Synoviocytes and chondrocytes can produce high amounts of matrix metalloproteinases.

Matrix metalloproteinases also called matrixins, hydrolyze components of the extracellular matrix. These proteinases play a central role in many biologic processes such as normal tissue remodeling, wound healing and angiogenesis and in diseases such as arthritis, cancer and tissue ulceration.

Matrix metalloproteinases are proteinases that participate in extracellular degradation. Under normal physiological conditions, the activities of MMP’s are precisely regulated at the level of transcription, activation of the precursor zymogens, interaction with specific extracellular components and inhibition by endogenous inhibitors. A loss of activity control results in disease states such as arthritis, cancer, tissue ulcers and fibrosis. Tissue inhibitors of metalloproteinases are specific inhibitors that participate in controlling the activities of MMP’s in local tissues.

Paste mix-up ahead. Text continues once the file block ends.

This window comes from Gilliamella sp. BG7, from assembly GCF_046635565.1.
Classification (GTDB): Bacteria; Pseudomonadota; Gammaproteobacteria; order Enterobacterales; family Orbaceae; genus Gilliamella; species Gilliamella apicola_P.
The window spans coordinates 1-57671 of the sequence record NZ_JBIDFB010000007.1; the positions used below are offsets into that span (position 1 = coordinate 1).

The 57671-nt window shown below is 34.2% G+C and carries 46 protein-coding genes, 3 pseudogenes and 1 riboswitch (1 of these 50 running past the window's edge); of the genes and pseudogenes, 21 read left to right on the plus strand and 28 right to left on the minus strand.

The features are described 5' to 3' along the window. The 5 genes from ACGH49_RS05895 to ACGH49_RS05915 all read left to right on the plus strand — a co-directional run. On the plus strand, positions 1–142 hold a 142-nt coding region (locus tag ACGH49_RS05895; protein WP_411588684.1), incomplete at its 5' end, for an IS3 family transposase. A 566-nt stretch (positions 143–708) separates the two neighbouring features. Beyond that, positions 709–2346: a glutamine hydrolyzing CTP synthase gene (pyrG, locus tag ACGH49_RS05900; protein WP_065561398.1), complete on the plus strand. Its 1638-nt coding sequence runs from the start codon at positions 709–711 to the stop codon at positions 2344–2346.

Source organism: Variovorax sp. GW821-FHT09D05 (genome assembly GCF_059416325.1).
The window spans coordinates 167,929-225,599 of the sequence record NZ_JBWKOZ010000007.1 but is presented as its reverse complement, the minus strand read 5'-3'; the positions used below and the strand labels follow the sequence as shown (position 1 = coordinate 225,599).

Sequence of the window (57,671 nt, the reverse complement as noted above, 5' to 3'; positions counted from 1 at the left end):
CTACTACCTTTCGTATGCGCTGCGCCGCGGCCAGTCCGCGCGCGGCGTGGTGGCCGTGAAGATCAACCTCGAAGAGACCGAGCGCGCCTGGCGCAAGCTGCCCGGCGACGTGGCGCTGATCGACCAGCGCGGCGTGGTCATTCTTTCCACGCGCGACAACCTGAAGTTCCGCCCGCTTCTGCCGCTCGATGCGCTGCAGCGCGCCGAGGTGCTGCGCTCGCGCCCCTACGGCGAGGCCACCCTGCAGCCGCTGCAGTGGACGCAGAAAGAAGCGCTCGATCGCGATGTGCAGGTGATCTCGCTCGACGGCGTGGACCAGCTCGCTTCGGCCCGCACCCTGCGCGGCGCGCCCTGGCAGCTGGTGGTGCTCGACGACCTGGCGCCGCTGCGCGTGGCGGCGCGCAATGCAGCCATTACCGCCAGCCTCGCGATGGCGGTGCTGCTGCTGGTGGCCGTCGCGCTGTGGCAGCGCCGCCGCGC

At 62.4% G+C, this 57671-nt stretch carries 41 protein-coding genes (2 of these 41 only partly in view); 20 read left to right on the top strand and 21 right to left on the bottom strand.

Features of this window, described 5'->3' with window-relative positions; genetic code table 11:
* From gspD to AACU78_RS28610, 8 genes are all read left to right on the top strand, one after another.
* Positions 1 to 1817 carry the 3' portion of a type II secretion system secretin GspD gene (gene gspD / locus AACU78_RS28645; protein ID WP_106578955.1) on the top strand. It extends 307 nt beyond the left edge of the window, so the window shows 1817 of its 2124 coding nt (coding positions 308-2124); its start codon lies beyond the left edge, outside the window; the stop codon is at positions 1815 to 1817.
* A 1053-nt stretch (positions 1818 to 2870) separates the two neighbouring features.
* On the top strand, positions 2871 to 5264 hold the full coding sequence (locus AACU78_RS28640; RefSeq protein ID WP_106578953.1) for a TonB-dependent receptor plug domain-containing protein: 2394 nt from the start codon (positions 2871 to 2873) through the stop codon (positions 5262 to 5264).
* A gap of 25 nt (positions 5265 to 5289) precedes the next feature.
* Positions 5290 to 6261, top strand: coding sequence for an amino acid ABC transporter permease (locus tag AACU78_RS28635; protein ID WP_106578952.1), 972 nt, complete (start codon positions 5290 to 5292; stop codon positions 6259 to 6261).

The normal articular cartilage is comprised of extracellular matrix which is water, collagen, proteoglycans, calcium and chondrocytes. The rate of collagen turnover is slow and in comparison, the rate of turnover of proteoglycans is relatively fast.

 Proteoglycans help form other fibrous matrix proteins such as collagen. Proteoglycans are a major component of the extracellular matrix, the “filler” substance existing between cells. They can from large complexes with other like molecules such as hyaluronan. Evidence shows they can affect the activity and stability of proteins and signaling molecules within the matrix. They can serve as lubricants by creating a hydrating gel that helps withstand the pressures in the joint.